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In One Chart: How the 55% plunge in mortgage originations is hitting nonbanks: Fitch


Major U.S. banks already have been cutting staff and operations related to mortgage originations as interest rates have shot up and the roaring housing market has cooled in 2022.

For nonbank lenders, an even gloomier picture has emerged, particularly for players heavily reliant on the ability to make new loans to drive financial results that also face a lack of capital, according to a Fitch Ratings report.

“Smaller players such as real-estate tech startup Reali and Sprout Mortgage have shuttered, while First Guaranty Mortgage Corp filed for Chapter 11 bankruptcy,” a Fitch team led by Shampa Bhattacharya, director for non-bank financial institutions, wrote in a new report.

“LoanDepot exited the wholesale channel, with plans to sell its $1 billion pipeline and to refocus on consumer/retail channels.”

Here’s a closer look at how the roughly 55% drop in home loan originations has played out at major nonbank lenders, from Rocket Mortgage to loanDepot Inc.
based on second quarter volumes on a year-over-year basis.

Nonbank lenders grew into a powerful force in the U.S. mortgage market in the past decade, despite the role Countrywide Financial and other subprime mortgage lenders played in the housing market collapse and the 2007-08 global financial crisis.

Fitch said the plunge this year in mortgage originations “continues to surpass” its expectations, “and is likely to fall beneath published industry estimates,” including as mortgage rates have hit their highest level since 2006.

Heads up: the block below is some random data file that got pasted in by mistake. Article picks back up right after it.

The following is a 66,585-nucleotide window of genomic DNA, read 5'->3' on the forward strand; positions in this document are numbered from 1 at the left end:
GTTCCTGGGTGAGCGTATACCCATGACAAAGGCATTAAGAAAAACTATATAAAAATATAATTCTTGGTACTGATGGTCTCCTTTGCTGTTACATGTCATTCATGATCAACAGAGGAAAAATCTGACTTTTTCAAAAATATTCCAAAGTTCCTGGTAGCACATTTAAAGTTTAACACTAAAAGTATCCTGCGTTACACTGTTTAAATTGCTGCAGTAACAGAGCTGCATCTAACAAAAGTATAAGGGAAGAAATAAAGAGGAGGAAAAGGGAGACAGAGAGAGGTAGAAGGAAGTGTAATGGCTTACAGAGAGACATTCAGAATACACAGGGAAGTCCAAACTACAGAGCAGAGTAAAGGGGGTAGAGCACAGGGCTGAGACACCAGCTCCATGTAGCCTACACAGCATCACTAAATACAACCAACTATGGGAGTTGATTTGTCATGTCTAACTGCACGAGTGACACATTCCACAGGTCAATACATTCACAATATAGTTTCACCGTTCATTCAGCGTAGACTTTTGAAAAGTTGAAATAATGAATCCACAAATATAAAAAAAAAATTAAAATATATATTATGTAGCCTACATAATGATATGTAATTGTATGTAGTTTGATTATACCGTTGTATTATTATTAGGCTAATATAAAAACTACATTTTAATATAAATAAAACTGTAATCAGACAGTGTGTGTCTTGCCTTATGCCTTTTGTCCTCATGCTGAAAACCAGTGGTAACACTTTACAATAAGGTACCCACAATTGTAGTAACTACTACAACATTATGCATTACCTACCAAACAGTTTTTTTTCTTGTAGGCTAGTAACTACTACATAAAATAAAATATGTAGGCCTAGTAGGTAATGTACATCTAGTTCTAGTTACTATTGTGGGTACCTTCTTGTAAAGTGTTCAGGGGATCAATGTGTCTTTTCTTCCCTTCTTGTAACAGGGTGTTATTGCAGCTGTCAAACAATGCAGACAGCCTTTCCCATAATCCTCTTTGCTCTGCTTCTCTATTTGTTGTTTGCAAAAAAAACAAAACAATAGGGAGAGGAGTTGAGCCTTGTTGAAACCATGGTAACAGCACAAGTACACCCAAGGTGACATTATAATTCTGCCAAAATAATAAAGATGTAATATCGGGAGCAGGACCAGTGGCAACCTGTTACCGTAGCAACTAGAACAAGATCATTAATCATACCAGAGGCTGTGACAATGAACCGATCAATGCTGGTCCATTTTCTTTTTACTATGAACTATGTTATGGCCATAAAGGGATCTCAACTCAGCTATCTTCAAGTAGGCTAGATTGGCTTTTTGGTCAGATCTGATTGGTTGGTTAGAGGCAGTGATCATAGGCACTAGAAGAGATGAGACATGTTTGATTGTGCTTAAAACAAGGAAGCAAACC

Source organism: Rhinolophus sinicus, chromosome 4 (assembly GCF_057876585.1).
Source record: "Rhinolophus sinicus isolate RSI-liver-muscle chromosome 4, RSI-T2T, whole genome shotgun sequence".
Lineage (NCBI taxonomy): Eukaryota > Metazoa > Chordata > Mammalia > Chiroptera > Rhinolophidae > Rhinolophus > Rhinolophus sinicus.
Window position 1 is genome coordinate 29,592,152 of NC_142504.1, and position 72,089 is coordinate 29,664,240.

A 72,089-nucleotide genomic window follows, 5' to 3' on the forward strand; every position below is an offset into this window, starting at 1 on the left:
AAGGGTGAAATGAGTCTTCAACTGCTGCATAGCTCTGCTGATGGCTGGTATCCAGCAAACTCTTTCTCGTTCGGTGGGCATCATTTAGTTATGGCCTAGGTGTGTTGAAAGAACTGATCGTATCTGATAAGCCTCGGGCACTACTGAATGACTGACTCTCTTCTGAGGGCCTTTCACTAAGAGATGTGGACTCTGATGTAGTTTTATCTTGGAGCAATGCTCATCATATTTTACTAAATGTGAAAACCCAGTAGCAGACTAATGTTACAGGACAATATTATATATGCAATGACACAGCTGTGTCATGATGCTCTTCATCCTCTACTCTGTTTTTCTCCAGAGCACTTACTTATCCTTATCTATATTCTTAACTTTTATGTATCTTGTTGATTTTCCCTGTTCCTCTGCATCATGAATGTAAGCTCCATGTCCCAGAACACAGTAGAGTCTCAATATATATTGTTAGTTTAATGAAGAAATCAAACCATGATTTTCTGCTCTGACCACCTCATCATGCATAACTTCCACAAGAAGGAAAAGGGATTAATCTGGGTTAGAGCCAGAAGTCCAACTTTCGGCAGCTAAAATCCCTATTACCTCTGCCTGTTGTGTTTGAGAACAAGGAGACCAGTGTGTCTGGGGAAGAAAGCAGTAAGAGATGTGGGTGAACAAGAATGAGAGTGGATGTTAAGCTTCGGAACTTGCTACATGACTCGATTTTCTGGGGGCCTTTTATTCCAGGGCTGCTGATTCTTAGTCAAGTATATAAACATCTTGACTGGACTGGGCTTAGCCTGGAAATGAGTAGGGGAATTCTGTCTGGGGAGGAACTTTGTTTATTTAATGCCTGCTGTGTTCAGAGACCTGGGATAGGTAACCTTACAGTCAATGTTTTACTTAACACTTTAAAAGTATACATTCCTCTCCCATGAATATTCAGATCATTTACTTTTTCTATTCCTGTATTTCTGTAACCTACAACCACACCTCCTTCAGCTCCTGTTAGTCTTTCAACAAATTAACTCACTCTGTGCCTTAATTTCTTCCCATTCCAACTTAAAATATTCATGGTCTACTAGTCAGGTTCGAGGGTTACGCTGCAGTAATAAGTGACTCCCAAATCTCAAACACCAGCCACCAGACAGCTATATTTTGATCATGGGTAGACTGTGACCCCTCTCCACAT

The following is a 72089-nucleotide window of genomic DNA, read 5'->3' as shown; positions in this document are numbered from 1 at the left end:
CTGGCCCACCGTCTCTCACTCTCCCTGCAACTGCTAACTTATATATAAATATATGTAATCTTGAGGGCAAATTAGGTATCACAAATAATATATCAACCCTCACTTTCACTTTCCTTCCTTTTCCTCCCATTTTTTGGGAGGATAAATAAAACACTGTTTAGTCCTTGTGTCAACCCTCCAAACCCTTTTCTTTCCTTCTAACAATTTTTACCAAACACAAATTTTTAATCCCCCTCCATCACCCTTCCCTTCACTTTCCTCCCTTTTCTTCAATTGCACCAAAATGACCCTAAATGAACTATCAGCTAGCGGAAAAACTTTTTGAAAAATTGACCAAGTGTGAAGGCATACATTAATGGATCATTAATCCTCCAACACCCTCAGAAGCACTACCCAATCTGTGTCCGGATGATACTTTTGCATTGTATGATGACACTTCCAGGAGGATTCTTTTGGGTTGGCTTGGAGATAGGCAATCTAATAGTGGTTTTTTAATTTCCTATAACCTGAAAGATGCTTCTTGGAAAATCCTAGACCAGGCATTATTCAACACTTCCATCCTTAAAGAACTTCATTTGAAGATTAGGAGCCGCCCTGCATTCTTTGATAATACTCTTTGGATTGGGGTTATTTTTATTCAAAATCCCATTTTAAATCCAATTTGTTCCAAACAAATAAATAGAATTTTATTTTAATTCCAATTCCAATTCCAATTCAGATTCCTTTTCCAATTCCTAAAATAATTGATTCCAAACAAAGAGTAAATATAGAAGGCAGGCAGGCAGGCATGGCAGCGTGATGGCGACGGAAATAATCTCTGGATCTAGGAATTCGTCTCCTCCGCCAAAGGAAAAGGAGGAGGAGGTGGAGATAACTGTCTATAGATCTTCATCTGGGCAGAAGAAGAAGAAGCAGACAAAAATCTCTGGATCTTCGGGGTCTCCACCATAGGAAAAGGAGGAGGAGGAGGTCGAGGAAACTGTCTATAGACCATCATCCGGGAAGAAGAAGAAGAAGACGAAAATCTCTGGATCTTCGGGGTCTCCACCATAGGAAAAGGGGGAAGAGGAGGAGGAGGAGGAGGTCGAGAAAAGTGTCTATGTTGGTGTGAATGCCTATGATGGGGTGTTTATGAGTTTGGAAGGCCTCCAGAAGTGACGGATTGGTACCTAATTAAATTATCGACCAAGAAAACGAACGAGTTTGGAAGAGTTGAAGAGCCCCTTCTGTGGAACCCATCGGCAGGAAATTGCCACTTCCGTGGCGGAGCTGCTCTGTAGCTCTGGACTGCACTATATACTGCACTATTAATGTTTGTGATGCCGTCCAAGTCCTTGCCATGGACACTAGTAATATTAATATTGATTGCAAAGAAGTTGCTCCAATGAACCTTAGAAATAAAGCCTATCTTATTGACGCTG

“Declining revenue from lower origination volumes is outpacing expense cuts,” the Fitch team warned. “Weakening gains on sale margins from intense competition, has led to outsized pressure in the wholesale channel, with margins also pressured by higher repurchase charges.”

0% home price appreciation

Like stocks

and bonds
the mortgage markets has been beset with volatility this year as the Federal Reserve has committed to bringing inflation down to 2%, through higher interest rates and a smaller balance sheet.

Against that backdrop, researchers at BofA Global said they now expect home price appreciation of 0% in 2023, “with risks to the downside” and project that won’t change for the next two to three years, but also potential for a 10%-15% decline over that time under a stress case.

Read: ‘No housing market is immune to home-price declines’: Home values are already falling in these pandemic boomtowns.

The housing market fallout likely points to industry consolidation for nonbank lenders and the exit of weaker players, Fitch said, although the team expects leading firms with access to capital “to withstand current market conditions” and potentially to gain market share.

Phil Shoemaker, president of originations at Homepoint, said in a statement to MarketWatch that its 100% wholesale lending business should benefit as “the pain is showing up as thousands of loan originators are leaving retail oriented non-bank lenders to join independent mortgage brokers” because of the pricing advantages they can offer consumers.

Rocket Mortgage, United Shore, PennyMac, Finance of America Mortgage and Provident didn’t immediately respond to requests for comment. A loanDepot spokeswoman declined to comment.

See: Fed is ‘dead serious’ about getting inflation down, Kashkari says

The Tell: Why the S&P 500 can fall another 11% as the Fed fights inflation: Mizuho Securities

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